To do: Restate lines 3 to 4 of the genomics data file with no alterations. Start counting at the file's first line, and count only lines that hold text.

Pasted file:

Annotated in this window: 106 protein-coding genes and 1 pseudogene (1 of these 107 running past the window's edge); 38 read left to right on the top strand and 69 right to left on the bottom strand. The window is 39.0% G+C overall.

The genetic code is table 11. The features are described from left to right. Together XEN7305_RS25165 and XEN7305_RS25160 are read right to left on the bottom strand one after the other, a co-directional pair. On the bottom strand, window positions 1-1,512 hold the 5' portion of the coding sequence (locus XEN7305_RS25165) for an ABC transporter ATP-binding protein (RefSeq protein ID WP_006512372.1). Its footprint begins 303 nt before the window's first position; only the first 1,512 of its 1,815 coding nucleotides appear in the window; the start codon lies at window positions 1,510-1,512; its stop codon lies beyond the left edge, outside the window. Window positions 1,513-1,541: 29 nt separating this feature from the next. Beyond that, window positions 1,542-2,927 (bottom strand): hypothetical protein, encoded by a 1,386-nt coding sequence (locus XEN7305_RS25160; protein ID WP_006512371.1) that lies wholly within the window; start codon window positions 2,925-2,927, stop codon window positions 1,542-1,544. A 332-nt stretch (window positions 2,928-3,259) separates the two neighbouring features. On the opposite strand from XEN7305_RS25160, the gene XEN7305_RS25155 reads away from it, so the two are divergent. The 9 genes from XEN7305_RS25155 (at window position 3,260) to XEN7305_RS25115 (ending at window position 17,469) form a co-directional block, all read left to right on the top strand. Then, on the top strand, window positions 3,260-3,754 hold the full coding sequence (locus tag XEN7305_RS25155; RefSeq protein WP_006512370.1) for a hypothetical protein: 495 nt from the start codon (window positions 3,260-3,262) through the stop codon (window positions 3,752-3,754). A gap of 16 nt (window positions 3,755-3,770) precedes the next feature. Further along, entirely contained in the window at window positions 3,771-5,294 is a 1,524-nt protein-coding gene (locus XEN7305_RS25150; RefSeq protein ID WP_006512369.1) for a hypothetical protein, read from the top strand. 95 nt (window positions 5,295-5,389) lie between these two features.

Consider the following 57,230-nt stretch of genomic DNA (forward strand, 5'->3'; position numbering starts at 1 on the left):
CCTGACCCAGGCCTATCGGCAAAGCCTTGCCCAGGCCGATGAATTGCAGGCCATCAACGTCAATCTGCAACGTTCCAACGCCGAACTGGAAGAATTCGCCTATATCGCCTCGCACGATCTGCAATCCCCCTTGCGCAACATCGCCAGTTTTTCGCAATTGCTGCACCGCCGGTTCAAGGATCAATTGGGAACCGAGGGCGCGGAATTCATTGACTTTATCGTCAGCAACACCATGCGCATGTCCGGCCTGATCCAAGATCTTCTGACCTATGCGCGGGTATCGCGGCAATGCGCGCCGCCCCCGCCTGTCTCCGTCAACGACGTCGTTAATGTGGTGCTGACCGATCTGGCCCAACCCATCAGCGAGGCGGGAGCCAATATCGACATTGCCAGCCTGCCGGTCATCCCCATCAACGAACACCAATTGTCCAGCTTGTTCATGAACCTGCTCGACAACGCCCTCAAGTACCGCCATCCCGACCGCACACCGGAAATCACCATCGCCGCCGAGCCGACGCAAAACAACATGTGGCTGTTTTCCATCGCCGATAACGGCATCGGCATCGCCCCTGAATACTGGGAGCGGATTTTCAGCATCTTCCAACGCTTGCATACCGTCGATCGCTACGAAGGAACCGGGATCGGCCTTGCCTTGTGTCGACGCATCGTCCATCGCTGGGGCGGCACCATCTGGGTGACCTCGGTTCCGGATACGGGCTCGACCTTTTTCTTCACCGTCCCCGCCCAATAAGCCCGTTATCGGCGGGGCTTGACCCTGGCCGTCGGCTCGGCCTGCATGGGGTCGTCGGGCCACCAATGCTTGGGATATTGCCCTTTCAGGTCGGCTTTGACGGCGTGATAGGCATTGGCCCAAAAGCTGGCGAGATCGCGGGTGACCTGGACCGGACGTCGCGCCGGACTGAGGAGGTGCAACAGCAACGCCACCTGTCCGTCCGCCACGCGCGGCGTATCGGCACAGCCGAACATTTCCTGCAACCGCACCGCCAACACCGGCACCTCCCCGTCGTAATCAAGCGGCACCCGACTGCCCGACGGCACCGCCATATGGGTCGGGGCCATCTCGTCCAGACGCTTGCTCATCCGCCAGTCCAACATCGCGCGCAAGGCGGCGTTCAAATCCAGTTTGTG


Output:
Consider the following 57,230-nt stretch of genomic DNA (forward strand, 5'->3'; position numbering starts at 1 on the left):
CCTGACCCAGGCCTATCGGCAAAGCCTTGCCCAGGCCGATGAATTGCAGGCCATCAACGTCAATCTGCAACGTTCCAACGCCGAACTGGAAGAATTCGCCTATATCGCCTCGCACGATCTGCAATCCCCCTTGCGCAACATCGCCAGTTTTTCGCAATTGCTGCACCGCCGGTTCAAGGATCAATTGGGAACCGAGGGCGCGGAATTCATTGACTTTATCGTCAGCAACACCATGCGCATGTCCGGCCTGATCCAAGATCTTCTGACCTATGCGCGGGTATCGCGGCAATGCGCGCCGCCCCCGCCTGTCTCCGTCAACGACGTCGTTAATGTGGTGCTGACCGATCTGGCCCAACCCATCAGCGAGGCGGGAGCCAATATCGACATTGCCAGCCTGCCGGTCATCCCCATCAACGAACACCAATTGTCCAGCTTGTTCATGAACCTGCTCGACAACGCCCTCAAGTACCGCCATCCCGACCGCACACCGGAAATCACCATCGCCGCCGAGCCGACGCAAAACAACATGTGGCTGTTTTCCATCGCCGATAACGGCATCGGCATCGCCCCTGAATACTGGGAGCGGATTTTCAGCATCTTCCAACGCTTGCATACCGTCGATCGCTACGAAGGAACCGGGATCGGCCTTGCCTTGTGTCGACGCATCGTCCATCGCTGGGGCGGCACCATCTGGGTGACCTCGGTTCCGGATACGGGCTCGACCTTTTTCTTCACCGTCCCCGCCCAATAAGCCCGTTATCGGCGGGGCTTGACCCTGGCCGTCGGCTCGGCCTGCATGGGGTCGTCGGGCCACCAATGCTTGGGATATTGCCCTTTCAGGTCGGCTTTGACGGCGTGATAGGCATTGGCCCAAAAGCTGGCGAGATCGCGGGTGACCTGGACCGGACGTCGCGCCGGACTGAGGAGGTGCAACAGCAACGCCACCTGTCCGTCCGCCACGCGCGGCGTATCGGCACAGCCGAACATTTCCTGCAACCGCACCGCCAACACCGGCACCTCCCCGTCGTAATCAAGCGGCACCCGACTGCCCGACGGCACCGCCATATGGGTCGGGGCCATCTCGTCCAGACGCTTGCTCATCCGCCAGTCCAACATCGCGCGCAAGGCGGCGTTCAAATCCAGTTTGTG